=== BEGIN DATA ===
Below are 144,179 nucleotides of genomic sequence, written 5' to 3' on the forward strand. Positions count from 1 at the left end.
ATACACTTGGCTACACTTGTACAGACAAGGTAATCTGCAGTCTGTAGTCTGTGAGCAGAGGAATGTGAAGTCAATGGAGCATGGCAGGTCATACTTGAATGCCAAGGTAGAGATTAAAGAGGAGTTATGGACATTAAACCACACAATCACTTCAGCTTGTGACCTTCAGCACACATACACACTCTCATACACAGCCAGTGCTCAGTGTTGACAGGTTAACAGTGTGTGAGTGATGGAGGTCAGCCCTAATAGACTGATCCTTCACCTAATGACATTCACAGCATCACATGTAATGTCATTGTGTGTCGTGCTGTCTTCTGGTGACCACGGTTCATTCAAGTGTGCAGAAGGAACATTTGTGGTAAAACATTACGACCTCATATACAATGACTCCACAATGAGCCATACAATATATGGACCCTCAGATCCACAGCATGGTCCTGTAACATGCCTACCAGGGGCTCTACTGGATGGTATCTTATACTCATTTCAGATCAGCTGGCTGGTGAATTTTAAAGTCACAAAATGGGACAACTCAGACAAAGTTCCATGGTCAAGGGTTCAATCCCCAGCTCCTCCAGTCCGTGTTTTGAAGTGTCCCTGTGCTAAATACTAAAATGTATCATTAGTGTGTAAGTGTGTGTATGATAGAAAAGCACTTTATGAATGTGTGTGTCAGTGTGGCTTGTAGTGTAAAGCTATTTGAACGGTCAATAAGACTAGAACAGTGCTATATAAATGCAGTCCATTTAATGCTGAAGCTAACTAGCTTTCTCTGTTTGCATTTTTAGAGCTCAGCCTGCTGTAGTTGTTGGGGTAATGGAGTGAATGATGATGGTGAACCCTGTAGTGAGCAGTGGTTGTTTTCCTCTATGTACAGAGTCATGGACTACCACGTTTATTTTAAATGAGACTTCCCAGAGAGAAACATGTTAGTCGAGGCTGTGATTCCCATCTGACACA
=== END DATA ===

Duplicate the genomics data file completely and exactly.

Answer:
Below are 144,179 nucleotides of genomic sequence, written 5' to 3' on the forward strand. Positions count from 1 at the left end.
ATACACTTGGCTACACTTGTACAGACAAGGTAATCTGCAGTCTGTAGTCTGTGAGCAGAGGAATGTGAAGTCAATGGAGCATGGCAGGTCATACTTGAATGCCAAGGTAGAGATTAAAGAGGAGTTATGGACATTAAACCACACAATCACTTCAGCTTGTGACCTTCAGCACACATACACACTCTCATACACAGCCAGTGCTCAGTGTTGACAGGTTAACAGTGTGTGAGTGATGGAGGTCAGCCCTAATAGACTGATCCTTCACCTAATGACATTCACAGCATCACATGTAATGTCATTGTGTGTCGTGCTGTCTTCTGGTGACCACGGTTCATTCAAGTGTGCAGAAGGAACATTTGTGGTAAAACATTACGACCTCATATACAATGACTCCACAATGAGCCATACAATATATGGACCCTCAGATCCACAGCATGGTCCTGTAACATGCCTACCAGGGGCTCTACTGGATGGTATCTTATACTCATTTCAGATCAGCTGGCTGGTGAATTTTAAAGTCACAAAATGGGACAACTCAGACAAAGTTCCATGGTCAAGGGTTCAATCCCCAGCTCCTCCAGTCCGTGTTTTGAAGTGTCCCTGTGCTAAATACTAAAATGTATCATTAGTGTGTAAGTGTGTGTATGATAGAAAAGCACTTTATGAATGTGTGTGTCAGTGTGGCTTGTAGTGTAAAGCTATTTGAACGGTCAATAAGACTAGAACAGTGCTATATAAATGCAGTCCATTTAATGCTGAAGCTAACTAGCTTTCTCTGTTTGCATTTTTAGAGCTCAGCCTGCTGTAGTTGTTGGGGTAATGGAGTGAATGATGATGGTGAACCCTGTAGTGAGCAGTGGTTGTTTTCCTCTATGTACAGAGTCATGGACTACCACGTTTATTTTAAATGAGACTTCCCAGAGAGAAACATGTTAGTCGAGGCTGTGATTCCCATCTGACACA